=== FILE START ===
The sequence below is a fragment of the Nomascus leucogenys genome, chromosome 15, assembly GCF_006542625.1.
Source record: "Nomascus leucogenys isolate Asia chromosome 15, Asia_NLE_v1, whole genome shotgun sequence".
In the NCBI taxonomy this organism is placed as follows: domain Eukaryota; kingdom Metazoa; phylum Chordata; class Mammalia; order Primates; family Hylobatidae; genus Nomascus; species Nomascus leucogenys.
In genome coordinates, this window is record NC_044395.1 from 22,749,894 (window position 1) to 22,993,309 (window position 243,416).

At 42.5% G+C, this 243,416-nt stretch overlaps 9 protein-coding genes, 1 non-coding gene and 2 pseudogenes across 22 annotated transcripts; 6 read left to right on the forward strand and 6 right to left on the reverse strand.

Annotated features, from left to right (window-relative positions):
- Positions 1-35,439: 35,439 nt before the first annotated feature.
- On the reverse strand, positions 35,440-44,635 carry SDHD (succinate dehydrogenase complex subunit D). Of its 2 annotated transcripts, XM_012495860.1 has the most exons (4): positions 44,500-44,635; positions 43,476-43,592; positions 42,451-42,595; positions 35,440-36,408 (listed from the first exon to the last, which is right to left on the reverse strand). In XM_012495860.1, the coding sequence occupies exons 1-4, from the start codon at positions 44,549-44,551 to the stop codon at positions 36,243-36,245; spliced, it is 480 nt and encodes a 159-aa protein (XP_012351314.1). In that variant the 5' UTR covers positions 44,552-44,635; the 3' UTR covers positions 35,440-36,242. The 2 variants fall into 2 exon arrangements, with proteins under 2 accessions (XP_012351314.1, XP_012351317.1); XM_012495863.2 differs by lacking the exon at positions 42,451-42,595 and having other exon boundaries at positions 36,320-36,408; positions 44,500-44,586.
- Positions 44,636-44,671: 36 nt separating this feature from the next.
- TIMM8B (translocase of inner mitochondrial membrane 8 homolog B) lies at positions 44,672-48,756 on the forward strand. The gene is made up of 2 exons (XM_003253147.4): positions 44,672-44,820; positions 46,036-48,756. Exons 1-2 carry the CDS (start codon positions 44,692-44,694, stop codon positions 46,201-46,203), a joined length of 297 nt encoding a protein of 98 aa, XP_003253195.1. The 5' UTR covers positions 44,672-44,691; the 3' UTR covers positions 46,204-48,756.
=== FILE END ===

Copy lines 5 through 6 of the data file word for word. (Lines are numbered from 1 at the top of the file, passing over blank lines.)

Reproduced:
At 42.5% G+C, this 243,416-nt stretch overlaps 9 protein-coding genes, 1 non-coding gene and 2 pseudogenes across 22 annotated transcripts; 6 read left to right on the forward strand and 6 right to left on the reverse strand.

Annotated features, from left to right (window-relative positions):